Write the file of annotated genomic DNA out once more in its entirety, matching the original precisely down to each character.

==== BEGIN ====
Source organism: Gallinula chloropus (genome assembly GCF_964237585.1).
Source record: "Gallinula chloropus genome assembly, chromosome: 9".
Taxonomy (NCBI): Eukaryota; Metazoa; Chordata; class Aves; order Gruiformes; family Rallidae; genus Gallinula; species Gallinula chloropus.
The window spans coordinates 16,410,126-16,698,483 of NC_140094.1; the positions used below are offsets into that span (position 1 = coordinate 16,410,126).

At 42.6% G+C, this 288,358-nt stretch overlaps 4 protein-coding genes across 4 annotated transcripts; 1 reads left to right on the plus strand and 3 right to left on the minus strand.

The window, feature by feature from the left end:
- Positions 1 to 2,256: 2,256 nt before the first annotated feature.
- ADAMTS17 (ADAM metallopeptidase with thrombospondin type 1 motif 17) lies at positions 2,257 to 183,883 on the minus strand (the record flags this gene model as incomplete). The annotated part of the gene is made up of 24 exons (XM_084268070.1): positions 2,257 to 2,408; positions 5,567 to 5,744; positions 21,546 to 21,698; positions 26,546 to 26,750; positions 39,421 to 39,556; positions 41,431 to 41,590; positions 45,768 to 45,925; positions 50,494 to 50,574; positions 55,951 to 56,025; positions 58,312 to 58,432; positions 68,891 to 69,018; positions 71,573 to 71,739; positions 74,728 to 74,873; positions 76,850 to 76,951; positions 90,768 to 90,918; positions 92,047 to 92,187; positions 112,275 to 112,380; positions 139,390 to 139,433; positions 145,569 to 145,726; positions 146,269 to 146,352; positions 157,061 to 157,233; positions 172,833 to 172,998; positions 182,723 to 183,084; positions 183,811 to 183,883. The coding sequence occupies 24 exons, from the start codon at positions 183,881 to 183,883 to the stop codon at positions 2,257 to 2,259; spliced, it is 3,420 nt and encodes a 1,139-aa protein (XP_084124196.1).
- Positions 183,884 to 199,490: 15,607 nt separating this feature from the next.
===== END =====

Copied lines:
Source organism: Gallinula chloropus (genome assembly GCF_964237585.1).
Source record: "Gallinula chloropus genome assembly, chromosome: 9".
Taxonomy (NCBI): Eukaryota; Metazoa; Chordata; class Aves; order Gruiformes; family Rallidae; genus Gallinula; species Gallinula chloropus.
The window spans coordinates 16,410,126-16,698,483 of NC_140094.1; the positions used below are offsets into that span (position 1 = coordinate 16,410,126).

At 42.6% G+C, this 288,358-nt stretch overlaps 4 protein-coding genes across 4 annotated transcripts; 1 reads left to right on the plus strand and 3 right to left on the minus strand.

The window, feature by feature from the left end:
- Positions 1 to 2,256: 2,256 nt before the first annotated feature.
- ADAMTS17 (ADAM metallopeptidase with thrombospondin type 1 motif 17) lies at positions 2,257 to 183,883 on the minus strand (the record flags this gene model as incomplete). The annotated part of the gene is made up of 24 exons (XM_084268070.1): positions 2,257 to 2,408; positions 5,567 to 5,744; positions 21,546 to 21,698; positions 26,546 to 26,750; positions 39,421 to 39,556; positions 41,431 to 41,590; positions 45,768 to 45,925; positions 50,494 to 50,574; positions 55,951 to 56,025; positions 58,312 to 58,432; positions 68,891 to 69,018; positions 71,573 to 71,739; positions 74,728 to 74,873; positions 76,850 to 76,951; positions 90,768 to 90,918; positions 92,047 to 92,187; positions 112,275 to 112,380; positions 139,390 to 139,433; positions 145,569 to 145,726; positions 146,269 to 146,352; positions 157,061 to 157,233; positions 172,833 to 172,998; positions 182,723 to 183,084; positions 183,811 to 183,883. The coding sequence occupies 24 exons, from the start codon at positions 183,881 to 183,883 to the stop codon at positions 2,257 to 2,259; spliced, it is 3,420 nt and encodes a 1,139-aa protein (XP_084124196.1).
- Positions 183,884 to 199,490: 15,607 nt separating this feature from the next.